Lack of cap and gown requirement at Emily Carr upsets students
// Gurpreet Kambo

One often sees ads from post-secondary institutions of happy students dressed up in a cap and gown, earning their degree, and perhaps with a flourish throwing their cap in the air. This is the popular North American image of a university graduate, and Shauna Woods-Gonzalez wants to have a traditional university graduation. A fourth year student at Emily Carr University of Art and Design, Woods-Gonzalez was not happy to hear that her alma mater does not require students to wear the traditional cap and gown for graduation.

“[The cap and gown] is symbolic, and it is something I have imagined for many years,” she says. “[It] also represents the graduates as professionals, as we should be when we graduate. I, along with many other dedicated students, find that this trivializes our education and significance of graduation.”

The lack of a cap and gown requirement is one that was decided upon by students themselves. Several years ago, the provincial government amended the B.C. University Act, changing the status of several post-secondary institutions to that of a University, which mandated many changes at these schools.

“When we received University status in 2008, we polled students about whether they would like to wear a cap and gown at convocation,” says Barry Patterson, Executive Director of Communications at Emily Carr University. “The majority of those who responded did not wish to wear a cap and gown, and since this time, the matter has not come up. To address those that wished to have formal attire, the University created scarves for the event, which reflect the specific degree awarded.”

However, Woods-Gonzalez feels that this is too important of a tradition to be left to a survey, particularly one done so long ago: “Not only do I find this a matter to not be surveyed, I do not think that a survey from over five years ago is relevant to the current demographic of students. The cap and gown is a symbol and tradition and is not questioned at any other university I have heard of,” she says. “Opinions vary throughout individual demographics … What I find interesting is how this issue was even brought up for discussion. I could not see any other university putting this up for discussion.”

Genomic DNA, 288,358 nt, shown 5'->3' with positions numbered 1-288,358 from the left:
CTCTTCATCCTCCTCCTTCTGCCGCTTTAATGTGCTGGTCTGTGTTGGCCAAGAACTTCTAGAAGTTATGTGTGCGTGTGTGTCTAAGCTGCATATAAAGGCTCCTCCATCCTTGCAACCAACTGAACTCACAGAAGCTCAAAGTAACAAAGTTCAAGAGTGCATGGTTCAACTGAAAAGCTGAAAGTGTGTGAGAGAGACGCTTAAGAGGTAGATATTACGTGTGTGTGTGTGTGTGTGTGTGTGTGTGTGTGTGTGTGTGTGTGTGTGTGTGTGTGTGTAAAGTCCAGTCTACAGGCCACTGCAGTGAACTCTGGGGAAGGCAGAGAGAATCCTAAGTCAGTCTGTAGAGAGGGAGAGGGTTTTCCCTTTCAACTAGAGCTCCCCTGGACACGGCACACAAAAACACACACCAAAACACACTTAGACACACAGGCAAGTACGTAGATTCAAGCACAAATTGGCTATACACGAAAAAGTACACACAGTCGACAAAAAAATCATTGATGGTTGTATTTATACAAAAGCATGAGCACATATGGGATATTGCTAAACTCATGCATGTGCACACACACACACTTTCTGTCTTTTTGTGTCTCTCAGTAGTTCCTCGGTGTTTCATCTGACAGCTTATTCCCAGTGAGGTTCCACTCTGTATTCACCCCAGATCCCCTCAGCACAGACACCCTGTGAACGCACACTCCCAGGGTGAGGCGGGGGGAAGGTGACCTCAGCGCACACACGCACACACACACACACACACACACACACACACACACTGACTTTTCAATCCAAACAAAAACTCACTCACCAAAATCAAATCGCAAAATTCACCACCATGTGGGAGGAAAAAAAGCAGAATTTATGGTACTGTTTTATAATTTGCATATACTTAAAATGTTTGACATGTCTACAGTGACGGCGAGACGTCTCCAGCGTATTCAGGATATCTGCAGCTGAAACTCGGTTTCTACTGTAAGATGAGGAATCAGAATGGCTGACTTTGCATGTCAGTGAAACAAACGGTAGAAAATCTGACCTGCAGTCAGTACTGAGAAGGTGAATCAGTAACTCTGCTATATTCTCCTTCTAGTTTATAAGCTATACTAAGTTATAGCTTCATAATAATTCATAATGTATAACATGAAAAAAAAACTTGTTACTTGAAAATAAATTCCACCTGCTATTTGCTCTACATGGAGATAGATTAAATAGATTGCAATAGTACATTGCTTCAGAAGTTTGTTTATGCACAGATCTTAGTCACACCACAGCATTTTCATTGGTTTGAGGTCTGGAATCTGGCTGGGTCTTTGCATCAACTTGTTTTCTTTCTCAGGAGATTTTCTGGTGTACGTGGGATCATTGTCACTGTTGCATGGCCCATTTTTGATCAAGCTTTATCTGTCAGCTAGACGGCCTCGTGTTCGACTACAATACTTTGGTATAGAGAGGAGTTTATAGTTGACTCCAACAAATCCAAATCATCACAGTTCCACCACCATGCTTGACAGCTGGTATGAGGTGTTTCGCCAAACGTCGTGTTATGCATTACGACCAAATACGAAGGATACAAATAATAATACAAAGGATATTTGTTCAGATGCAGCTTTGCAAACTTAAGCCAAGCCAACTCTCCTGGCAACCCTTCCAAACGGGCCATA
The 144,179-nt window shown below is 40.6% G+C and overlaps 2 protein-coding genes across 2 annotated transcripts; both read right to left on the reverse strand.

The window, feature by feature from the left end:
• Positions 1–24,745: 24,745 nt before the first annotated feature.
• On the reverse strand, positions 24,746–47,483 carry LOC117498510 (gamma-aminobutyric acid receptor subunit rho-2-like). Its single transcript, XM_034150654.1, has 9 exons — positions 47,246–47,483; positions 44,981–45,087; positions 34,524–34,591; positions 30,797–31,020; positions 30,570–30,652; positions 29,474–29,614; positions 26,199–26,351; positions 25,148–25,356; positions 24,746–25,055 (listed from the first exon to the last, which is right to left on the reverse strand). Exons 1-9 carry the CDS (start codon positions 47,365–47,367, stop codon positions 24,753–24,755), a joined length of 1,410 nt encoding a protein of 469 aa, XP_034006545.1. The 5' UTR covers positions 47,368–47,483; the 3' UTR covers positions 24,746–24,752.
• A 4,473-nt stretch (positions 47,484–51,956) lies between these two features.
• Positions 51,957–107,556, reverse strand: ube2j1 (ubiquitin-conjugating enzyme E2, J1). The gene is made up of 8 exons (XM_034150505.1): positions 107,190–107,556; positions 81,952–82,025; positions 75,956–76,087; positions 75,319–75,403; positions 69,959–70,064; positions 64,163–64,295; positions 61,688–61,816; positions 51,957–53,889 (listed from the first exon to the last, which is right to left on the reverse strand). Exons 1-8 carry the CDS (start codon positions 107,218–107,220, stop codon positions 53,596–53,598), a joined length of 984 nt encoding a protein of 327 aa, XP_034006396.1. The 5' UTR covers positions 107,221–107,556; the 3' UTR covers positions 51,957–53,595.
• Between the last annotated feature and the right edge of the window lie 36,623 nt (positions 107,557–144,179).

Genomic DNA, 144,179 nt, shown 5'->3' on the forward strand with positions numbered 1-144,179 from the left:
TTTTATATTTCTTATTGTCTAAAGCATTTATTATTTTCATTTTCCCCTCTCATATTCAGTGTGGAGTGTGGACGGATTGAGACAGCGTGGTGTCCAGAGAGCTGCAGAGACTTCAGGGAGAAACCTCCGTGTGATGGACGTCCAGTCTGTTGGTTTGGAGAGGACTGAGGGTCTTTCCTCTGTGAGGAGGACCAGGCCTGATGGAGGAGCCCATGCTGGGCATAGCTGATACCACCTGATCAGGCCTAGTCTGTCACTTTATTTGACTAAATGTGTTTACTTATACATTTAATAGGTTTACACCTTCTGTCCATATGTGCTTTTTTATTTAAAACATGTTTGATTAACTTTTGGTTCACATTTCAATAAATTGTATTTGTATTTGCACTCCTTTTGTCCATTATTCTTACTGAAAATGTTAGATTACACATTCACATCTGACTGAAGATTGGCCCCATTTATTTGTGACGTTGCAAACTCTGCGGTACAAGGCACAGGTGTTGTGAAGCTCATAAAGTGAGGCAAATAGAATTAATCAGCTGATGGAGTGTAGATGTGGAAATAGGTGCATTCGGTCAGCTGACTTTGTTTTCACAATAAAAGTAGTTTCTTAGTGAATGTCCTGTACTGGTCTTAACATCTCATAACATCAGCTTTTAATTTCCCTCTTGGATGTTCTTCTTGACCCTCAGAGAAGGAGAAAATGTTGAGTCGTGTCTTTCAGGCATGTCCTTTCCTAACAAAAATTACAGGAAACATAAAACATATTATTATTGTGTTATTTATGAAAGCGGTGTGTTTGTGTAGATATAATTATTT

Despite the lack of dress code, Emily Carr does encourage students to dress formally for the event: “The majority have worn formal or semiformal attire, but others have chosen to wear attire that reflects their personal style or cultural background,” says Patterson. Emily Carr being an Arts institution, some students may use the event to express their creativity, or personal quirks.

“Due to the certain individuality of our student body, certain individuals take the event as an opportunity to make a statement,” says Woods-Gonzalez. “Last year, one student arrived in her pajamas. Not only is this an absolute embarrassment for myself as a student of the university, it is appalling to the school and graduating class in its entirety.”

Patterson notes that, in the past, this decision was made democratically, and that the university is open to instituting the requirement, if the students will it. However, Emily Carr has never had a cap and gown requirement for their graduation ceremony.

“If the majority of students want to wear gowns, then we will accommodate their request, if time and resources permit us to do so for this year. If not, we will certainly address it for next year’s convocation ceremony,” he says. To this end, Woods-Gonzalez has been in contact with the students’ union about doing another student survey.

However, Woods-Gonzalez is aware that another survey of the students may fail to meet result she wishes. Regardless of whether or not she is successful, she still wishes to attend her convocation in the traditional attire – if she can get a group of people to show up together in cap and gowns. “I think it would look strange if I was the only one in a cap and gown!” she notes.

“I find it upsetting that most people I have discussed this with, including students, say, ‘What do you expect? You go to art school,’” says Woods-Gonzalez. “The problem is, I do not go to art school; I go to an accredited art university. I am getting my undergraduate degree, just as anyone else would at UBC, Capilano, or SFU. I do not think the image of a casual convocation represents us as the outstanding arts university that Emily Carr is. If our school took this more seriously, so would the students.”

Until a survey is completed, it appears as though cap and gowns will remain voluntary.

“I want to change this frivolous altering of tradition,” Woods-Gonzalez says. “I have been imagining my undergraduate convocation for many years, and the way my school has decided to approach the ceremony is not only disappointing, but a complete embarrassment.”

//Gurpreet Kambo, news editor
//Graphics by Jason Jeon

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